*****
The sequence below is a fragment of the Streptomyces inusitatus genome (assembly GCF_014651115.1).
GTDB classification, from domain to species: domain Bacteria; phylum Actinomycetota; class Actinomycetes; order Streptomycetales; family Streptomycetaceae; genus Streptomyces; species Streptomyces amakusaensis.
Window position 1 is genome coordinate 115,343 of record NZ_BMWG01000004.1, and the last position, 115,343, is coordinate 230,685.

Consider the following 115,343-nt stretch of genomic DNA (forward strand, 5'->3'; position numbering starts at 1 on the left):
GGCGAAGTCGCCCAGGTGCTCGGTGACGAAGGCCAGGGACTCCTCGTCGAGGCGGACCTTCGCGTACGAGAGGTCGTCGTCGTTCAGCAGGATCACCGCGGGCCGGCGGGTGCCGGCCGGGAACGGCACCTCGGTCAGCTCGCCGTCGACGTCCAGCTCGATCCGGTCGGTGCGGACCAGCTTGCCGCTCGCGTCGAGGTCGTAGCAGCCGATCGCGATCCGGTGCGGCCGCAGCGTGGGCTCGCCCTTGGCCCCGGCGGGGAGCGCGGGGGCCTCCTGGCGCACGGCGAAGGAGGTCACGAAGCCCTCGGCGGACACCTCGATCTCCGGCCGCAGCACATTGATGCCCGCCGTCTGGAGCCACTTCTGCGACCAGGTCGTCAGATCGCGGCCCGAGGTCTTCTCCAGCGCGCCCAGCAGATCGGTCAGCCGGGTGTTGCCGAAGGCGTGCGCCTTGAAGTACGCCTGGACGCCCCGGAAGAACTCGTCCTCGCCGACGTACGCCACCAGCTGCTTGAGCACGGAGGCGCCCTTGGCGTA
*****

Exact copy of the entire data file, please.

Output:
The sequence below is a fragment of the Streptomyces inusitatus genome (assembly GCF_014651115.1).
GTDB classification, from domain to species: domain Bacteria; phylum Actinomycetota; class Actinomycetes; order Streptomycetales; family Streptomycetaceae; genus Streptomyces; species Streptomyces amakusaensis.
Window position 1 is genome coordinate 115,343 of record NZ_BMWG01000004.1, and the last position, 115,343, is coordinate 230,685.

Consider the following 115,343-nt stretch of genomic DNA (forward strand, 5'->3'; position numbering starts at 1 on the left):
GGCGAAGTCGCCCAGGTGCTCGGTGACGAAGGCCAGGGACTCCTCGTCGAGGCGGACCTTCGCGTACGAGAGGTCGTCGTCGTTCAGCAGGATCACCGCGGGCCGGCGGGTGCCGGCCGGGAACGGCACCTCGGTCAGCTCGCCGTCGACGTCCAGCTCGATCCGGTCGGTGCGGACCAGCTTGCCGCTCGCGTCGAGGTCGTAGCAGCCGATCGCGATCCGGTGCGGCCGCAGCGTGGGCTCGCCCTTGGCCCCGGCGGGGAGCGCGGGGGCCTCCTGGCGCACGGCGAAGGAGGTCACGAAGCCCTCGGCGGACACCTCGATCTCCGGCCGCAGCACATTGATGCCCGCCGTCTGGAGCCACTTCTGCGACCAGGTCGTCAGATCGCGGCCCGAGGTCTTCTCCAGCGCGCCCAGCAGATCGGTCAGCCGGGTGTTGCCGAAGGCGTGCGCCTTGAAGTACGCCTGGACGCCCCGGAAGAACTCGTCCTCGCCGACGTACGCCACCAGCTGCTTGAGCACGGAGGCGCCCTTGGCGTA